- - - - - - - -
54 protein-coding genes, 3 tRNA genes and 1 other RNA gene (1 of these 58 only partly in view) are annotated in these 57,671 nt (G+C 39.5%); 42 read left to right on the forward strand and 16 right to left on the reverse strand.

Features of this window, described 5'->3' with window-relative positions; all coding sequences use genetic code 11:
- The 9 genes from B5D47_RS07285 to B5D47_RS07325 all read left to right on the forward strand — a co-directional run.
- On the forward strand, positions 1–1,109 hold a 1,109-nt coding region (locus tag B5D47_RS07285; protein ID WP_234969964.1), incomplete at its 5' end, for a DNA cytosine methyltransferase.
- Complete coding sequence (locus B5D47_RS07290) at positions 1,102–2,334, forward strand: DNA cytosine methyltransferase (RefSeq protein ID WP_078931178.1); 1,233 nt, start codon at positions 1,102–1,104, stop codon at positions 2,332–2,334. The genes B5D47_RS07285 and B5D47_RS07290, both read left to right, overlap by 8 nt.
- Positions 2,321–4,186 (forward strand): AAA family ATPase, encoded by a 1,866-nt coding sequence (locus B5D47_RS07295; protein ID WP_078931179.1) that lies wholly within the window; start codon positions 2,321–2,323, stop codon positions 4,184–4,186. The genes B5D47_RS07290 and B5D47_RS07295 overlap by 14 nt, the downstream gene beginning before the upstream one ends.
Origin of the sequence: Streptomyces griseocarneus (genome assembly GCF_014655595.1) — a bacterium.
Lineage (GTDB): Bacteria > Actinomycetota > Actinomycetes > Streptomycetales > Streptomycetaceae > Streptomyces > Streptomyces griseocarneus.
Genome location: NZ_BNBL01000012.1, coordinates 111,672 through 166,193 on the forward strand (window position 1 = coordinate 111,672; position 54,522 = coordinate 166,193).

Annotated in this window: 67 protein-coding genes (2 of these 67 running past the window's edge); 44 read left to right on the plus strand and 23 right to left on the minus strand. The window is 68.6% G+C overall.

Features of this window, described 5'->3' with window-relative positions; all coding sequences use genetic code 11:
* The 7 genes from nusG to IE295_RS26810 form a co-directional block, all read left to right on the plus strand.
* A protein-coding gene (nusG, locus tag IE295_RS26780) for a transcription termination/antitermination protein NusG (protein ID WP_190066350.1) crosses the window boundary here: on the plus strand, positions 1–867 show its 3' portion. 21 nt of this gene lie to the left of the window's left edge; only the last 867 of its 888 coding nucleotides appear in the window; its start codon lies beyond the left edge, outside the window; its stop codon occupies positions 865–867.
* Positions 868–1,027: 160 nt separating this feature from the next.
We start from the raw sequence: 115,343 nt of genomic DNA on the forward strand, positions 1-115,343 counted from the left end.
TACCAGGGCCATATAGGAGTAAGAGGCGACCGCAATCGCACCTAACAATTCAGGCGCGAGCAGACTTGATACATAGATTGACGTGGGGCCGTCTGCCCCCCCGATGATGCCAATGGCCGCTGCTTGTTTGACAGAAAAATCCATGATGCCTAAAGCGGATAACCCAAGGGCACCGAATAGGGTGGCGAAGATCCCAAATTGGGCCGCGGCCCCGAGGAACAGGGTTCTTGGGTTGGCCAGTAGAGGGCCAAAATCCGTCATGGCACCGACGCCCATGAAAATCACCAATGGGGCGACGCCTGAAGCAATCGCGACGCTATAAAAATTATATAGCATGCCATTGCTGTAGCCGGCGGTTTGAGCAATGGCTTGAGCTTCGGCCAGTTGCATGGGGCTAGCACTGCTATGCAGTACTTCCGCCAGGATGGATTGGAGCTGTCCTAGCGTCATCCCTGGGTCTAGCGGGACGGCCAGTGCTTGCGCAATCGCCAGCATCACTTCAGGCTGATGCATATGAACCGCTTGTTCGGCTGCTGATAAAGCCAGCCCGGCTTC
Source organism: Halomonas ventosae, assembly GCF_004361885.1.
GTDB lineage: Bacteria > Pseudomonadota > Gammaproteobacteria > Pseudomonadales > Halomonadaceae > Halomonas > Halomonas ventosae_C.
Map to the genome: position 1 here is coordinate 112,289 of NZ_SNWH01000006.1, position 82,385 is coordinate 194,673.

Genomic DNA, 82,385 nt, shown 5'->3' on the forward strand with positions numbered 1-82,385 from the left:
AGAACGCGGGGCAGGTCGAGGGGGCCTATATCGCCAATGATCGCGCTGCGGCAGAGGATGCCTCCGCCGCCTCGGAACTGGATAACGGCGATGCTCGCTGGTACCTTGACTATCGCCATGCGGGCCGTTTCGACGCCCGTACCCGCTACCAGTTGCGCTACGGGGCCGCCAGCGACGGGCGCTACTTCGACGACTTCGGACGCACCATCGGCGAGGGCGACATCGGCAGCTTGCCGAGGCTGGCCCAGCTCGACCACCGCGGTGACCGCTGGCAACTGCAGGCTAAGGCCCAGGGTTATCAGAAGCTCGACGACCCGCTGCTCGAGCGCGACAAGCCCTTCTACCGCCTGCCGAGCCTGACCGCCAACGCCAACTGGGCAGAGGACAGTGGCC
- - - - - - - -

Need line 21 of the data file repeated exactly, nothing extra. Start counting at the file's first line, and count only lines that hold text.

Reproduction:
AGAACGCGGGGCAGGTCGAGGGGGCCTATATCGCCAATGATCGCGCTGCGGCAGAGGATGCCTCCGCCGCCTCGGAACTGGATAACGGCGATGCTCGCTGGTACCTTGACTATCGCCATGCGGGCCGTTTCGACGCCCGTACCCGCTACCAGTTGCGCTACGGGGCCGCCAGCGACGGGCGCTACTTCGACGACTTCGGACGCACCATCGGCGAGGGCGACATCGGCAGCTTGCCGAGGCTGGCCCAGCTCGACCACCGCGGTGACCGCTGGCAACTGCAGGCTAAGGCCCAGGGTTATCAGAAGCTCGACGACCCGCTGCTCGAGCGCGACAAGCCCTTCTACCGCCTGCCGAGCCTGACCGCCAACGCCAACTGGGCAGAGGACAGTGGCC